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Back in August, 2020 a Gutenberg issue proposed the following enhancementenhancementEnhancements are simple improvements to WordPress, such as the addition of a hook, a new feature, or an improvement to an existing feature.:
It’d be nice to allow to have fluid typography option so that design would look good on all viewports. This would open the door for designers to make a more bold visual expression that’s difficult to do with fixed font size.
This post is to raise awareness of the issue and ongoing work in the area, and to request feedback on the PR‘s proposed approach.
What is fluid typography?
Fluid typography is a fancy way of describing font properties, such as size or line height, that scale fluidly according to the size of the viewport.
Taking font size as an example, when a site’s font sizes are fluid they will adapt to every change in screen size, for example, by growing larger as the viewport width increases, or smaller as it decreases.
Contrast that idea with properties that respond to specific viewport sizes, such as those defined by media queries, but do nothing in between.
About the proposed approach
However, it’s still necessary to create a fluid font size value for every font size in order to achieve a uniform effect across a site.
The PR attempts to generate fluid font size values dynamically so that theme authors don’t have to worry about implementation details.
In order to achieve this, it add several new properties to theme.json font size presets:
Note typography.fluid and typography.fontSizes.fluidSize, both of which contain the following properties:
min – In fluid, the minimum viewport width, In fluidSize, the minimum font size.
max – In fluid, the maximum viewport width. In fluidSize, the maximum font size.
Using these properties, GutenbergGutenbergThe Gutenberg project is the new Editor Interface for WordPress. The editor improves the process and experience of creating new content, making writing rich content much simpler. It uses ‘blocks’ to add richness rather than shortcodes, custom HTML etc. https://wordpress.org/gutenberg/ will construct a unique clamp() formula for every font size and output the value in the font size preset CSSCSSCascading Style Sheets. var. For example:
The formula controls how a font scales between minimum and maximum values, relative to the viewport width.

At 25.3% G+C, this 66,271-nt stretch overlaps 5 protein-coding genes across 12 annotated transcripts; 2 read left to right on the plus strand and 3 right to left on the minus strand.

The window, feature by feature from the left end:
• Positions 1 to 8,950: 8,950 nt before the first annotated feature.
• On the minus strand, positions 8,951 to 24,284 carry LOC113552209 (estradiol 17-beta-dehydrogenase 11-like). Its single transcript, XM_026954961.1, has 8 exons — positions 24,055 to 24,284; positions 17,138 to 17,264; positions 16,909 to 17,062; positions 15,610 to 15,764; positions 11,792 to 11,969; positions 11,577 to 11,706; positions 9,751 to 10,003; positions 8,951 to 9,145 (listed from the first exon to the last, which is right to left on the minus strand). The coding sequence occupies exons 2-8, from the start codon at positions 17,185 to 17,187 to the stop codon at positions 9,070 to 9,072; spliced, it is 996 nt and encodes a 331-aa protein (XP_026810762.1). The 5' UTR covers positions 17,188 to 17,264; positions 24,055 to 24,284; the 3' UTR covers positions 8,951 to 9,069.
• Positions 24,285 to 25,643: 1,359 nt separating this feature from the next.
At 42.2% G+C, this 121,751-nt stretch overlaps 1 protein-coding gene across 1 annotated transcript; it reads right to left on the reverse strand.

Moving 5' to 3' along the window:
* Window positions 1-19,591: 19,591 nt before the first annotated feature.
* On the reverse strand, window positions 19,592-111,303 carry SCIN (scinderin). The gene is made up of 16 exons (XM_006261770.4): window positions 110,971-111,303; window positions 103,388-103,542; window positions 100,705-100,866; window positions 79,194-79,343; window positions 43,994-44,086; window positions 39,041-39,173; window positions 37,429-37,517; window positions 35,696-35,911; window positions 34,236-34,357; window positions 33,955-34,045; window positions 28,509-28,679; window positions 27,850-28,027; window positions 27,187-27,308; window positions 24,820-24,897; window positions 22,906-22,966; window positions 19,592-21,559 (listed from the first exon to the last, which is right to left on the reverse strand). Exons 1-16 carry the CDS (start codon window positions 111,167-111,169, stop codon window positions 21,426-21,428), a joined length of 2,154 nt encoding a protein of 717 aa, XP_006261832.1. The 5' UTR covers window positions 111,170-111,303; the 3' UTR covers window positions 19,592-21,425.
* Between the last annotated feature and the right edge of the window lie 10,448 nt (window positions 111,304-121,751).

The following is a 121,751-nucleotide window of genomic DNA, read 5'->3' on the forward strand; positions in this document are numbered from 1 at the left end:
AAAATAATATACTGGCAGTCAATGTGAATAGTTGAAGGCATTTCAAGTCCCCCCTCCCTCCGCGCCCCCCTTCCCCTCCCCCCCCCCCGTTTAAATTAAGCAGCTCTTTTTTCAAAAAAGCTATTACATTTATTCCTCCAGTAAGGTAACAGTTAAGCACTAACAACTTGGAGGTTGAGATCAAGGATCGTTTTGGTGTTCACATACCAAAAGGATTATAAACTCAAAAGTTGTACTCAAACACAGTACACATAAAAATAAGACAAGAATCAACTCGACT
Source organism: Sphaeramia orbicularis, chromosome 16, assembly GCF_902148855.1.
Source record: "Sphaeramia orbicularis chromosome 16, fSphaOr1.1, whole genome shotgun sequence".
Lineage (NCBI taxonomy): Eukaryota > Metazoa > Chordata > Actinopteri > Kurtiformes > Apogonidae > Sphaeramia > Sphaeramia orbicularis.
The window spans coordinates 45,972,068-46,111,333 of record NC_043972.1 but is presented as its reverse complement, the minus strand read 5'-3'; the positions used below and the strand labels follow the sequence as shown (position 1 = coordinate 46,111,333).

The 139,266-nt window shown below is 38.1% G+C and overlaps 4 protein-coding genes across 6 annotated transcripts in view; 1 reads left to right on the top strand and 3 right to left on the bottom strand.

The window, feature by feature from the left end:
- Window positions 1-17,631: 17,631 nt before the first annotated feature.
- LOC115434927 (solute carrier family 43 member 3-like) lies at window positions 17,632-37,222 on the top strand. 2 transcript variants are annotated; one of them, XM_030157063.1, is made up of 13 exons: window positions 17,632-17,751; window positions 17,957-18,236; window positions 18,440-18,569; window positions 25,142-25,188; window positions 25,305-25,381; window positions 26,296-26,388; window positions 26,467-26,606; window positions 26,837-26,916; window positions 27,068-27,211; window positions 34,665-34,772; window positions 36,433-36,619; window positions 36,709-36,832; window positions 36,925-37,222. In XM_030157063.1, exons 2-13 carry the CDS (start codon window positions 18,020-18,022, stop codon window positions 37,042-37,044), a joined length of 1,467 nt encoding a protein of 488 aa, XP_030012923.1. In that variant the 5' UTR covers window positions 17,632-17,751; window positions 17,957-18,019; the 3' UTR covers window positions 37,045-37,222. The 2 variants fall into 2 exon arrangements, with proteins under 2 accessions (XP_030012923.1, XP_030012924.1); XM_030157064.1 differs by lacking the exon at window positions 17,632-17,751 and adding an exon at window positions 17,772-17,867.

If values required to reliably construct a clamp() formula are missing, such as a minimum or maximum font size, an alternative font size value using CSS max() or min() is returned accordingly.
I encourage you to inspect the PR for further details, and play around with different designs.
Initially, I’d expect to release the changes to theme authors via the theme.json interface only.
The intention is to garner feedback on design, functionality and APIAPIAn API or Application Programming Interface is a software intermediary that allows programs to interact with each other and share data in limited, clearly defined ways. before diving into UIUIUser interface controls and, beyond that, introducing fluidity to other properties such as spacing.
On that note, I invite folks to check out the branch and leave their thoughts in the PR comments. If you can spare the time to test the changes, I’d appreciate input on:
Whether the new theme.json properties are easy to understand.
Usage across themes and potential backwards compatibility issues.
AccessibilityAccessibilityAccessibility (commonly shortened to a11y) refers to the design of products, devices, services, or environments for people with disabilities. The concept of accessible design ensures both “direct access” (i.e. unassisted) and “indirect access” meaning compatibility with a person’s assistive technology (for example, computer screen readers). (https://en.wikipedia.org/wiki/Accessibility). For example, supporting (and ultimately recommending) the use of relative sizes such as rem.
All feedback is welcome and will be rewarded with healthy doses of digital kudos.